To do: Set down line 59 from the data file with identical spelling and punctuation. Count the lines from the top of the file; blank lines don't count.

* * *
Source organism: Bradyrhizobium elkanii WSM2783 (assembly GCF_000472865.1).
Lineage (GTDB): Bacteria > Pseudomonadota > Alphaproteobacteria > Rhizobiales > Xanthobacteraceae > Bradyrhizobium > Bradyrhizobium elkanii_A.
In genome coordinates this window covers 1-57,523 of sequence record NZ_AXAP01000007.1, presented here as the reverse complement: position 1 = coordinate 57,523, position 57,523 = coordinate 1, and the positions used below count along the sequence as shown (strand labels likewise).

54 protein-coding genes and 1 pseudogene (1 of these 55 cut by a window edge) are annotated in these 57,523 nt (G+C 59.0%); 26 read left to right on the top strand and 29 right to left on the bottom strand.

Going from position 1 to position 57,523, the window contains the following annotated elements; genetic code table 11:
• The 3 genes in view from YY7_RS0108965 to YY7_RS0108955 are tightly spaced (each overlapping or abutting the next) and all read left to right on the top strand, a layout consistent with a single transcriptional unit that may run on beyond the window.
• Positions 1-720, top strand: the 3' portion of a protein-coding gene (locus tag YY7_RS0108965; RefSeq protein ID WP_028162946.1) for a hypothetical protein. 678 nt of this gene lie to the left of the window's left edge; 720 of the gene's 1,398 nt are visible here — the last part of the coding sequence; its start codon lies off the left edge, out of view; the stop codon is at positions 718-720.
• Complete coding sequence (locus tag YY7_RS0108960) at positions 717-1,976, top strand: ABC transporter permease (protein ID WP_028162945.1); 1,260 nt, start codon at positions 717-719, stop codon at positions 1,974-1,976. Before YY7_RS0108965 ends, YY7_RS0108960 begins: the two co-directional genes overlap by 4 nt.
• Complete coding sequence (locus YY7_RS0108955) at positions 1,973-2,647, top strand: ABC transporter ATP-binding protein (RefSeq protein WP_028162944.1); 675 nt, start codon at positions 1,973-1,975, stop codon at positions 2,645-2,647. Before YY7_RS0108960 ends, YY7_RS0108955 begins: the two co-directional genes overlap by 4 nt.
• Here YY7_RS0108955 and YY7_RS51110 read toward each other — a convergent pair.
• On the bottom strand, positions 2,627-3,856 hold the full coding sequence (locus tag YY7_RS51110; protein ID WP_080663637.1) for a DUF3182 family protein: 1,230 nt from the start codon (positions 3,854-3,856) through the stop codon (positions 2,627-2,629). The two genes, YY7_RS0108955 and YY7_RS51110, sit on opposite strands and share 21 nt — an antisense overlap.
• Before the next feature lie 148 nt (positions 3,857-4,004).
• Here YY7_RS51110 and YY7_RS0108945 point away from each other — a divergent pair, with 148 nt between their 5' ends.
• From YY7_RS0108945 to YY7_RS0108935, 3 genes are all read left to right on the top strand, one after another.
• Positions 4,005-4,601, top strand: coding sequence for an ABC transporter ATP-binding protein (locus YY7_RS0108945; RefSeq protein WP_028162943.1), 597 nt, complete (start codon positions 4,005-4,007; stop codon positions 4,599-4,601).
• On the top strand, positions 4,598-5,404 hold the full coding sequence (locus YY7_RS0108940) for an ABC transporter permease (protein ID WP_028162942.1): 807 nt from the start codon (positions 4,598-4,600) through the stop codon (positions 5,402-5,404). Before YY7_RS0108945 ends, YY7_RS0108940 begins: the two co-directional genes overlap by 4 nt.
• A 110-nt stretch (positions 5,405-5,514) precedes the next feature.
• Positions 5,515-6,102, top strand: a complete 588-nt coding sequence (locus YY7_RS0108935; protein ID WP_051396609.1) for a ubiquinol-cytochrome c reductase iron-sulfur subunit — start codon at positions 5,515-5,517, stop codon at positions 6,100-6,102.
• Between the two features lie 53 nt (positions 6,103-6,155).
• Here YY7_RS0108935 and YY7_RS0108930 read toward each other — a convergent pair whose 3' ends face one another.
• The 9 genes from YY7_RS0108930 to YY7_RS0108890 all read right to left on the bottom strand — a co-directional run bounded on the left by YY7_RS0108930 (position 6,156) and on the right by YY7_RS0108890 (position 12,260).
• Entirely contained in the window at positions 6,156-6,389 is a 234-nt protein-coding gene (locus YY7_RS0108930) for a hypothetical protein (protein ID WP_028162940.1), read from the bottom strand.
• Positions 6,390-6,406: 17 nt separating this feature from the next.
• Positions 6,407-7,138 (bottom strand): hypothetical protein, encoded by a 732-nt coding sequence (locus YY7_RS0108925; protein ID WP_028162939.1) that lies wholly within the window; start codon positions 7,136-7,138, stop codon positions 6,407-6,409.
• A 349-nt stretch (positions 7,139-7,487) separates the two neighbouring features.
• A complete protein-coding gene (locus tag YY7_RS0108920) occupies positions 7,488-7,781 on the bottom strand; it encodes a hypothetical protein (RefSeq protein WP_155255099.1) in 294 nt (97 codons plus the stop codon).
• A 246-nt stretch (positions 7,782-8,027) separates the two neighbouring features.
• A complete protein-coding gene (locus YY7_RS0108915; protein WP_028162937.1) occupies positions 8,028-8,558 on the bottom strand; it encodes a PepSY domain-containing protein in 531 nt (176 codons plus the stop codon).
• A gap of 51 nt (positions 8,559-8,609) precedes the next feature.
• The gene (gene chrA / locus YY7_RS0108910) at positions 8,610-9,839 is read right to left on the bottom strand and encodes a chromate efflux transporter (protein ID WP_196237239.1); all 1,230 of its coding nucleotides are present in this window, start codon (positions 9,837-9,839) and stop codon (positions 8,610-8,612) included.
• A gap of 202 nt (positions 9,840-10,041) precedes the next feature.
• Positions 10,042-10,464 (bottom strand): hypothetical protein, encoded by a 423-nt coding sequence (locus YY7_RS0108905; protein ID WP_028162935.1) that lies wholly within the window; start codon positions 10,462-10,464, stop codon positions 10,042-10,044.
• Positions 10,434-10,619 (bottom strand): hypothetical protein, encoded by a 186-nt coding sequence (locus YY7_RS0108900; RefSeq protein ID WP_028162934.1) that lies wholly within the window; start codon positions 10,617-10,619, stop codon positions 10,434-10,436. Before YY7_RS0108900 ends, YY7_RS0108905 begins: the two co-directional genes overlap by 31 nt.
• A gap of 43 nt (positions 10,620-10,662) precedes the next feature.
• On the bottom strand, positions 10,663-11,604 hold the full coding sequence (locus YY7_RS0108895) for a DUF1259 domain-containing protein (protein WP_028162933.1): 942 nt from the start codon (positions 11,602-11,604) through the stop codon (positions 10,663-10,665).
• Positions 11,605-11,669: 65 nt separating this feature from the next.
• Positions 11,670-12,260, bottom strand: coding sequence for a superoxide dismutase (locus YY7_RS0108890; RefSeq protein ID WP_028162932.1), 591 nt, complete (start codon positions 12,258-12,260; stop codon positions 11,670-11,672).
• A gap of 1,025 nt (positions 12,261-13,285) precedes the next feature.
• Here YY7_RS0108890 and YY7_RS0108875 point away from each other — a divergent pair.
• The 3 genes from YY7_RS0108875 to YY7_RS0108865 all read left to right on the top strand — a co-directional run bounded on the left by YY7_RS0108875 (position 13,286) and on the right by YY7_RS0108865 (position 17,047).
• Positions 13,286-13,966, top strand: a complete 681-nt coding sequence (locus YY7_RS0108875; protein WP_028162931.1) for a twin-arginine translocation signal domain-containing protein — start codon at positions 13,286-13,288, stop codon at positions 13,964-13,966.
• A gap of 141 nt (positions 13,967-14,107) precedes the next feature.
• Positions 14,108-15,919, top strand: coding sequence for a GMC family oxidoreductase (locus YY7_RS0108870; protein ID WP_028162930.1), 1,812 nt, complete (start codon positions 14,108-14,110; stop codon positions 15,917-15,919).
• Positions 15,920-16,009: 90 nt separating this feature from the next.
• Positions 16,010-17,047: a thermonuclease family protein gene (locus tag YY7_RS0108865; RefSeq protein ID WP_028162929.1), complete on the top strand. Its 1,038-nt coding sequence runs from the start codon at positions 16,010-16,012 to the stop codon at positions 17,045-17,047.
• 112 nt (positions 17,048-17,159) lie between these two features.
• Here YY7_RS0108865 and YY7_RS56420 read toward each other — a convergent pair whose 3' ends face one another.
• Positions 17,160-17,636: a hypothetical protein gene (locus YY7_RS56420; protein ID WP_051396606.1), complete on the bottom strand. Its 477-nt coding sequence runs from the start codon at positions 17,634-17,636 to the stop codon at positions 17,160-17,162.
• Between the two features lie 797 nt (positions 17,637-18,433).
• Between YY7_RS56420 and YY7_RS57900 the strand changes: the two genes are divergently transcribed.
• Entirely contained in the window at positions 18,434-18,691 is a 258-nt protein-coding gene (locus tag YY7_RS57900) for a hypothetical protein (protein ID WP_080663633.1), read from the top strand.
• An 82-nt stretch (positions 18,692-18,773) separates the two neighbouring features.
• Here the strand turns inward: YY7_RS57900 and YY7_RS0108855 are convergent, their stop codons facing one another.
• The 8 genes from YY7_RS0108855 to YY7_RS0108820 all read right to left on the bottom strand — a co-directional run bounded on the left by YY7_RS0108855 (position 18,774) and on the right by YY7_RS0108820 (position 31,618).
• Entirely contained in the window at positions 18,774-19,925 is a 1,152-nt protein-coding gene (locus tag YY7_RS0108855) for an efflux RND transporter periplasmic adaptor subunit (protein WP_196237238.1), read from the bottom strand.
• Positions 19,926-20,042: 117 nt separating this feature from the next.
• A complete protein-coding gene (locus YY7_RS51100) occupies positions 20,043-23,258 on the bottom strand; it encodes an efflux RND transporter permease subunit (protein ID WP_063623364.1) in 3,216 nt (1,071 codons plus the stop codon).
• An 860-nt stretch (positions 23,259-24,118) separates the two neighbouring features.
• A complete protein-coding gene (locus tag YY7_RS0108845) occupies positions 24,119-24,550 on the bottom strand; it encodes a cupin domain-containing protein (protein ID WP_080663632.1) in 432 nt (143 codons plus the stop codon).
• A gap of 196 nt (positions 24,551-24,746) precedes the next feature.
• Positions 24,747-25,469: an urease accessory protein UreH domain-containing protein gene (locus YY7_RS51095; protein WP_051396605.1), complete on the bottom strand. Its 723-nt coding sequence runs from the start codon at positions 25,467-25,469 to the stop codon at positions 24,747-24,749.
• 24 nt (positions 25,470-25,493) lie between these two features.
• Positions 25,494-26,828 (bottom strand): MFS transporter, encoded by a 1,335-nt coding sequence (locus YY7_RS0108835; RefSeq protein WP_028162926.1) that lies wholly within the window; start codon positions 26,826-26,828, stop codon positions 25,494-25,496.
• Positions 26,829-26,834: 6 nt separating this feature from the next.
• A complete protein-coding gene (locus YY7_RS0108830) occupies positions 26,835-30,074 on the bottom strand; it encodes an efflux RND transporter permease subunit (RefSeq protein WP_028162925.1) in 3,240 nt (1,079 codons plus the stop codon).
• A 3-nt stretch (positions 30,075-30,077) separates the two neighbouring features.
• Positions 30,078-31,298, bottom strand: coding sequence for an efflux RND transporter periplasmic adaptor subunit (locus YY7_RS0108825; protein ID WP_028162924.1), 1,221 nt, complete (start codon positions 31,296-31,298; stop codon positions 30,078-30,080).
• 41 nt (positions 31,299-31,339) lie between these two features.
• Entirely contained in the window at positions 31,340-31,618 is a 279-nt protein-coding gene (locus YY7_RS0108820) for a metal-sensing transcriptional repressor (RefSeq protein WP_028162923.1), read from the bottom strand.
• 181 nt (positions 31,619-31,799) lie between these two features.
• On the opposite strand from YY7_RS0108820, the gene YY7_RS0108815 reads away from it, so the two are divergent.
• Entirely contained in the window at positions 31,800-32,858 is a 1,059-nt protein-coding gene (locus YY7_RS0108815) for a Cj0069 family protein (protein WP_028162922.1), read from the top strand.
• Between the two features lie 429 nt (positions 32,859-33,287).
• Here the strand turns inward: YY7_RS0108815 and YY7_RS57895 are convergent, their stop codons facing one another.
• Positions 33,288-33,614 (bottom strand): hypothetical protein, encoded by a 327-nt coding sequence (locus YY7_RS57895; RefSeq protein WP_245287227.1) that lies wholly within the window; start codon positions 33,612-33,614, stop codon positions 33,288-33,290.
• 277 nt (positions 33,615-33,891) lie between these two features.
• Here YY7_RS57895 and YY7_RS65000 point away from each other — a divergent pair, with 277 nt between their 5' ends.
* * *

• A complete protein-coding gene (locus tag YY7_RS0108845) occupies positions 24,119-24,550 on the bottom strand; it encodes a cupin domain-containing protein (protein ID WP_080663632.1) in 432 nt (143 codons plus the stop codon).